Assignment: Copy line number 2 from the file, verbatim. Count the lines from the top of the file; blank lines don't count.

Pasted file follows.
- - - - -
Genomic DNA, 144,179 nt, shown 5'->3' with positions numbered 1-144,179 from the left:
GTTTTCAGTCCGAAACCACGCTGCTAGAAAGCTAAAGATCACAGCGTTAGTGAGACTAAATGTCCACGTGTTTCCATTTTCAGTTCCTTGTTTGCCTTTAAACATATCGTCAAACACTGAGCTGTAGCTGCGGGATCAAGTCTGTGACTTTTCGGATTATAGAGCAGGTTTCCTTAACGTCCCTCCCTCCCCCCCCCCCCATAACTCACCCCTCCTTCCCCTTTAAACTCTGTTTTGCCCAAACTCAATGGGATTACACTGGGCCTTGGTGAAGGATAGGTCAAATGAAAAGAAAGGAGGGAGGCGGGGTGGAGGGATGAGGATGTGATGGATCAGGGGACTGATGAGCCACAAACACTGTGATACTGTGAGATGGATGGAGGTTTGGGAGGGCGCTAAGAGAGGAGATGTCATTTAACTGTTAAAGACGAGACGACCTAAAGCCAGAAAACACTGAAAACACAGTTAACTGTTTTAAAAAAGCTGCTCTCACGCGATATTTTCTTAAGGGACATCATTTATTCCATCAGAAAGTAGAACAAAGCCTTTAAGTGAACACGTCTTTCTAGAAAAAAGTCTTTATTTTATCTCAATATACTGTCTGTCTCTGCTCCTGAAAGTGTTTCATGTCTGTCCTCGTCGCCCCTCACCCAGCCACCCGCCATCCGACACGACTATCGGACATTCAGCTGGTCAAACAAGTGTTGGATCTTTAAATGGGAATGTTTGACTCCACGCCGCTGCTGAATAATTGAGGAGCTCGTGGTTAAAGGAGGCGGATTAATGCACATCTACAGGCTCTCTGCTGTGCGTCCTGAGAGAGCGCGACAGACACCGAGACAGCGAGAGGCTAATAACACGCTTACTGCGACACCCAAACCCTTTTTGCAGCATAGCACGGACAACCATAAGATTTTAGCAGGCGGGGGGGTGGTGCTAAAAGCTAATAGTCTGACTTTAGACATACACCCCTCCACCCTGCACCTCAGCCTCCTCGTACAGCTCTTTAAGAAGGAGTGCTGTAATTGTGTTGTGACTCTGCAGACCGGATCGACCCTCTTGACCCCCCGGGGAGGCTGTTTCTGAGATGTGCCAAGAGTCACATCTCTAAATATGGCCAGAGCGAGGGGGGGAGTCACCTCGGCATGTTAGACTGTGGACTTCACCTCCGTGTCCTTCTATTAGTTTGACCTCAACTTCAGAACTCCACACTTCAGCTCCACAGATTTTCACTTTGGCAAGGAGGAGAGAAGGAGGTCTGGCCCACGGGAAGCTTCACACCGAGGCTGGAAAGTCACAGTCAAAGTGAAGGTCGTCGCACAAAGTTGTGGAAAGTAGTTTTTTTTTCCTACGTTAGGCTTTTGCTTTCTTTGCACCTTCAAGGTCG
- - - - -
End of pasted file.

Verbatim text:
GTTTTCAGTCCGAAACCACGCTGCTAGAAAGCTAAAGATCACAGCGTTAGTGAGACTAAATGTCCACGTGTTTCCATTTTCAGTTCCTTGTTTGCCTTTAAACATATCGTCAAACACTGAGCTGTAGCTGCGGGATCAAGTCTGTGACTTTTCGGATTATAGAGCAGGTTTCCTTAACGTCCCTCCCTCCCCCCCCCCCCATAACTCACCCCTCCTTCCCCTTTAAACTCTGTTTTGCCCAAACTCAATGGGATTACACTGGGCCTTGGTGAAGGATAGGTCAAATGAAAAGAAAGGAGGGAGGCGGGGTGGAGGGATGAGGATGTGATGGATCAGGGGACTGATGAGCCACAAACACTGTGATACTGTGAGATGGATGGAGGTTTGGGAGGGCGCTAAGAGAGGAGATGTCATTTAACTGTTAAAGACGAGACGACCTAAAGCCAGAAAACACTGAAAACACAGTTAACTGTTTTAAAAAAGCTGCTCTCACGCGATATTTTCTTAAGGGACATCATTTATTCCATCAGAAAGTAGAACAAAGCCTTTAAGTGAACACGTCTTTCTAGAAAAAAGTCTTTATTTTATCTCAATATACTGTCTGTCTCTGCTCCTGAAAGTGTTTCATGTCTGTCCTCGTCGCCCCTCACCCAGCCACCCGCCATCCGACACGACTATCGGACATTCAGCTGGTCAAACAAGTGTTGGATCTTTAAATGGGAATGTTTGACTCCACGCCGCTGCTGAATAATTGAGGAGCTCGTGGTTAAAGGAGGCGGATTAATGCACATCTACAGGCTCTCTGCTGTGCGTCCTGAGAGAGCGCGACAGACACCGAGACAGCGAGAGGCTAATAACACGCTTACTGCGACACCCAAACCCTTTTTGCAGCATAGCACGGACAACCATAAGATTTTAGCAGGCGGGGGGGTGGTGCTAAAAGCTAATAGTCTGACTTTAGACATACACCCCTCCACCCTGCACCTCAGCCTCCTCGTACAGCTCTTTAAGAAGGAGTGCTGTAATTGTGTTGTGACTCTGCAGACCGGATCGACCCTCTTGACCCCCCGGGGAGGCTGTTTCTGAGATGTGCCAAGAGTCACATCTCTAAATATGGCCAGAGCGAGGGGGGGAGTCACCTCGGCATGTTAGACTGTGGACTTCACCTCCGTGTCCTTCTATTAGTTTGACCTCAACTTCAGAACTCCACACTTCAGCTCCACAGATTTTCACTTTGGCAAGGAGGAGAGAAGGAGGTCTGGCCCACGGGAAGCTTCACACCGAGGCTGGAAAGTCACAGTCAAAGTGAAGGTCGTCGCACAAAGTTGTGGAAAGTAGTTTTTTTTTCCTACGTTAGGCTTTTGCTTTCTTTGCACCTTCAAGGTCG